Curve squeal is a highly disturbing tonal sound generated by rail vehicles when negotiating a sharp curve. It is attributed to self-excited vibrations caused by stick/slip behaviour due to lateral creepage of the wheel tyre on the top of the rail. Regarding the large number of rolling stock units and the long lifetime of waggons there is an urgent need for a cheap and simple retrofitting measure to reduce curve squeal. The main objective of the project is therefore to investigate the potential to reduce curve squeal by means of active control especially in the form of dither in an efficient and robust way. Dither control is an open loop control. It consists in adding a forced vibration to the vibrational system. The demand on this additional signal is that it is higher in frequency than the friction-induced response. From a physical point of view, dither control modifies the effective friction characteristic. In the project, dither control is evaluated and optimized with respect to signal contents by means of an advanced model for curve squeal. Findings from the theoretical analysis will be experimentally evaluated in a test rig.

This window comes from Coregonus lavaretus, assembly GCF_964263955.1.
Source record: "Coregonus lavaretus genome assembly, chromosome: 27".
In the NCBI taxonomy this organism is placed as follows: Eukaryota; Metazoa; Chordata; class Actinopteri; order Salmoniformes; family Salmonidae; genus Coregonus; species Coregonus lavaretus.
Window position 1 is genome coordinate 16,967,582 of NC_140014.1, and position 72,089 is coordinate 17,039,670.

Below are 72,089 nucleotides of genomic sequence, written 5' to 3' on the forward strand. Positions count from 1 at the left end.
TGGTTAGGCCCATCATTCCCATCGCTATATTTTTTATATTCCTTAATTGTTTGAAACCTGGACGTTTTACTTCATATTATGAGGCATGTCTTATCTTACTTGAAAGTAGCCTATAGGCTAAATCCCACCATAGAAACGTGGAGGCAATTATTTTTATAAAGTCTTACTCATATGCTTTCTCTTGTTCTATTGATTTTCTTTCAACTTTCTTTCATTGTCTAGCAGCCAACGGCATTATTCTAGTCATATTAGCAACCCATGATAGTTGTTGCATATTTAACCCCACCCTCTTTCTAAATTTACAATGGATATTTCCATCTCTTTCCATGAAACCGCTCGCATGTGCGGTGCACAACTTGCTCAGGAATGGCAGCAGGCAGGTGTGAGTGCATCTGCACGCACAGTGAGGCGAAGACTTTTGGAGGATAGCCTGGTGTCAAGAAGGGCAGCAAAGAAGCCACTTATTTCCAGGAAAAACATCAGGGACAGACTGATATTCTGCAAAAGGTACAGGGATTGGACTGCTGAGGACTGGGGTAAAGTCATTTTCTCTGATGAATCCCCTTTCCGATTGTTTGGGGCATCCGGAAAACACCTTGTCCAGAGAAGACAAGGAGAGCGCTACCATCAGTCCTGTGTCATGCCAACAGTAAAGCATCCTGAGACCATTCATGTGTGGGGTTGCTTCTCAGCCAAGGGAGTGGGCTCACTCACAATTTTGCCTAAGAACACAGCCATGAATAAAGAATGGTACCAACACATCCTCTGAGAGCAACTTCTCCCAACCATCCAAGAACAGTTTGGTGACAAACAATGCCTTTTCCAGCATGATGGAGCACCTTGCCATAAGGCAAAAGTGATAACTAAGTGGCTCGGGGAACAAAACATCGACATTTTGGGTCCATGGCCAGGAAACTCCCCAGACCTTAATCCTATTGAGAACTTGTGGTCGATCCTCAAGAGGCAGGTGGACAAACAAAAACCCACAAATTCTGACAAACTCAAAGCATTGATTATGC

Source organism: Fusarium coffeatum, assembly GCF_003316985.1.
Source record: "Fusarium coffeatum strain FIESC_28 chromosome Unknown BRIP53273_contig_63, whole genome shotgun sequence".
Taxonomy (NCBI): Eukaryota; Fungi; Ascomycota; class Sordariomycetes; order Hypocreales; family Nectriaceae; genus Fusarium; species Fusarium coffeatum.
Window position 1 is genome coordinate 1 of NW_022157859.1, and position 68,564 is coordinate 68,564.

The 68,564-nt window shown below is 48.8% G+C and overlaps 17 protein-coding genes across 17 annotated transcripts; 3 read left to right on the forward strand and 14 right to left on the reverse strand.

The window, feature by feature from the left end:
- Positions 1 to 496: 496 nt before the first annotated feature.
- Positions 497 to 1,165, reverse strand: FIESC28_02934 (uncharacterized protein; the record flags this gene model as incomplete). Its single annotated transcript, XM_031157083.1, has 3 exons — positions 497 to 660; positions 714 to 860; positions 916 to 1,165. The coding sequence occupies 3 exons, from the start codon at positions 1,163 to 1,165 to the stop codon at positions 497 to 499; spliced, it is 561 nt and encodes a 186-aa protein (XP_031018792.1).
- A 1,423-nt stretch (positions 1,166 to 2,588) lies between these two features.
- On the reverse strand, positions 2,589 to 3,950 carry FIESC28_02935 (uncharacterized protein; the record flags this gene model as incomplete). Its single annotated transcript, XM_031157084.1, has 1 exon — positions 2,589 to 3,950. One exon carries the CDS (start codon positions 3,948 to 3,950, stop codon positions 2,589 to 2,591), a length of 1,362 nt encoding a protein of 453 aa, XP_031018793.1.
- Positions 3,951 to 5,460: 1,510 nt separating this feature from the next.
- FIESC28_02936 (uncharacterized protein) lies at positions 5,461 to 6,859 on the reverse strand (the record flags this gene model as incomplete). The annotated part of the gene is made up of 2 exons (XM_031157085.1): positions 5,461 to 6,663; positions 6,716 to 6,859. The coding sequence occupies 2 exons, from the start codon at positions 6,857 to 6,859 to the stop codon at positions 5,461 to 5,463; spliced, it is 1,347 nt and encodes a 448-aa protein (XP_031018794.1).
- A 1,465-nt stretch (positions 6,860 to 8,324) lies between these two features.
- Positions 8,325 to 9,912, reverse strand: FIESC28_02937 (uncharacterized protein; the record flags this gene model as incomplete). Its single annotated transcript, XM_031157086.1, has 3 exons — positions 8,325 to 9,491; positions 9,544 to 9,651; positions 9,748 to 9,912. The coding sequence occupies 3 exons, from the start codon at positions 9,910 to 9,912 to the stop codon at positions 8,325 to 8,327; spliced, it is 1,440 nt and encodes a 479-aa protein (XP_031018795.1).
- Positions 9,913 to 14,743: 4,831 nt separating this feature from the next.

Professor at Civil and Environmental Engineering, Applied Acoustics
Forskarassistent at Civil and Environmental Engineering, Applied Acoustics
Funding years 2015–2017
Area of Advance
Chalmers Driving Force